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New Ignition Interlock Law in Illinois

A conviction for driving under the influence (DUI) in Illinois can result in serious consequences. Now, however, individuals who are just arrested for DUI in Illinois for their first offense face serious penalties. A new Illinois DUI law, one of the toughest in the United States, took effect on January 1, 2009. Under the new law, first-time offenders who are arrested for DUI must install and pay for a breath alcohol ignition interlock device (BAIID) on their vehicles if they want to drive during the time of their Statutory Summary Suspension (SSS). The new law also increases the SSS period for first offenders. People who refuse to take a breath test when they are pulled over face a suspension time of 12 months (up from six) and people who do take a breath test and fail it face a six-month suspension (up from three months).

What is a Breath Alcohol Ignition Interlock Device (BAIID)?

The BAIID is a device that is installed in a car's ignition. Before the car will start, the driver must blow into the BAIID to test the blood alcohol content to ensure that the driver isn't drunk before driving. The car will not start if the BAIID registers a blood alcohol level of .025 or higher (the legal limit in Illinois is .08). The driver must give breath samples throughout the trip so he or she cannot get around the BAIID by having someone else blow into the device.

While the use of BAIIDs may indeed curtail drunk driving, there may be some potential problems with the use of the device. One problem is the possibility of the ignition interlock device recording a false positive. Mouthwash may contain alcohol and if a person uses mouthwash before using the BAIID, the device may detect alcohol. In addition, some baked goods that contain sugar and yeast may cause the BAIID to detect a low alcohol level. Because of this, people who have used mouthwash or eaten baked goods may want to rinse their mouths out with water and wait for a short period of time (15 minutes or so) before blowing into the BAIID. There is also a possibility of the device malfunctioning for other reasons. In addition, if the person using the BAIID shares a car with a spouse or someone else, that other person will need to not only know how to use the device, but use it as well.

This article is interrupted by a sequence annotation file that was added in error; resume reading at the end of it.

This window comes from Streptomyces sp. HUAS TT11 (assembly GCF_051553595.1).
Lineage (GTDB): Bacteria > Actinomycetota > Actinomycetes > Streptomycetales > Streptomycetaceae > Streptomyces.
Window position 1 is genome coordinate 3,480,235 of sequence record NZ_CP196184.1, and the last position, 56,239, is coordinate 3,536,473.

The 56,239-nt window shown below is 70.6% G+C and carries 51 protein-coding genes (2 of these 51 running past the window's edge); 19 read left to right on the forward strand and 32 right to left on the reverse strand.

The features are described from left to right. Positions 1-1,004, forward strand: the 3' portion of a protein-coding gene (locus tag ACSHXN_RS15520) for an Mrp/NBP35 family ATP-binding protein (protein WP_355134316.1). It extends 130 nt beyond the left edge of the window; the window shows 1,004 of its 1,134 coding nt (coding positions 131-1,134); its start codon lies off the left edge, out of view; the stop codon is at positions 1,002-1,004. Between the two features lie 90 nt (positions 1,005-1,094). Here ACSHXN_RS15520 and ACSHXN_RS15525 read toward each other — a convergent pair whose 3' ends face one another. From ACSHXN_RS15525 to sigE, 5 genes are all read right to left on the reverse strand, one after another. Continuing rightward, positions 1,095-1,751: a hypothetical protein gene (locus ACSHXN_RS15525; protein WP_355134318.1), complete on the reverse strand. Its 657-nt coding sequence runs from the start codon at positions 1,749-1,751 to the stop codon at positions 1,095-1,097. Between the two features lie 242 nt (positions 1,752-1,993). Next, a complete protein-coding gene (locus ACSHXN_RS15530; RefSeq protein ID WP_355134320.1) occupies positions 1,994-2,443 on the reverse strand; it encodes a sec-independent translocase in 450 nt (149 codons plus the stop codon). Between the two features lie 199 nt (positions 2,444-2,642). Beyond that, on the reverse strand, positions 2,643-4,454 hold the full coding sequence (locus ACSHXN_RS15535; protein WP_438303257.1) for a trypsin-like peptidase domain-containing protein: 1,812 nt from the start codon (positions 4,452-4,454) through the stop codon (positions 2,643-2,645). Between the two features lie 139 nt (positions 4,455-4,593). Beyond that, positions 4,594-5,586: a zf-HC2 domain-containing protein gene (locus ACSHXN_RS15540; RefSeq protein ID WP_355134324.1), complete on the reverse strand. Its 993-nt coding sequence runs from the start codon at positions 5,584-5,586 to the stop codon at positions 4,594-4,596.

Another issue is the cost. Offenders must pay for BAIID installation (about $100 paid to a certified BAIID vendor); a monthly rental fee for the device (about $80 paid to a vendor); and a monthly monitoring fee ($30 paid to the Secretary of State). If an offender wants to participate in the Monitoring Device Driving Permit program, but cannot afford to pay for the BAIID, there will be a fund for indigent individuals that might cover the costs.

Monitoring Device Driving Permit

A Monitoring Device Driving Permit (MDDP) is a replacement for the Judicial Driving Permit (JDP). First-time offenders arrested under the new law can ask the courts for a MDDP so that the offender can drive. Participation in the MDDP program is not mandatory, but without a MDDP, people arrested for DUI cannot drive during the SSS time period. With a MDDP, a first-time offender can drive anywhere at any time after the first 30 days of the SSS period have passed, so long as the BAIID has been installed on his or her car. It is a Class 4 felony for a person with a MDDP to drive without a BAIID during the SSS period. Offenders are not eligible for a MDDP if their drivers' licenses were invalid, there was great bodily harm as the result of their DUI or they were convicted of reckless homicide or aggravated DUI that resulted in a death in the past.

The Illinois Secretary of State monitors BAIIDs for as long as required to maintain the MDDP. If a violation of the BAIID is detected, the offender may have the SSS period extended for an additional period of time or the MDDP could be cancelled.

*article courtesy of The Law Offices of Thomas Glasgow, Ltd.

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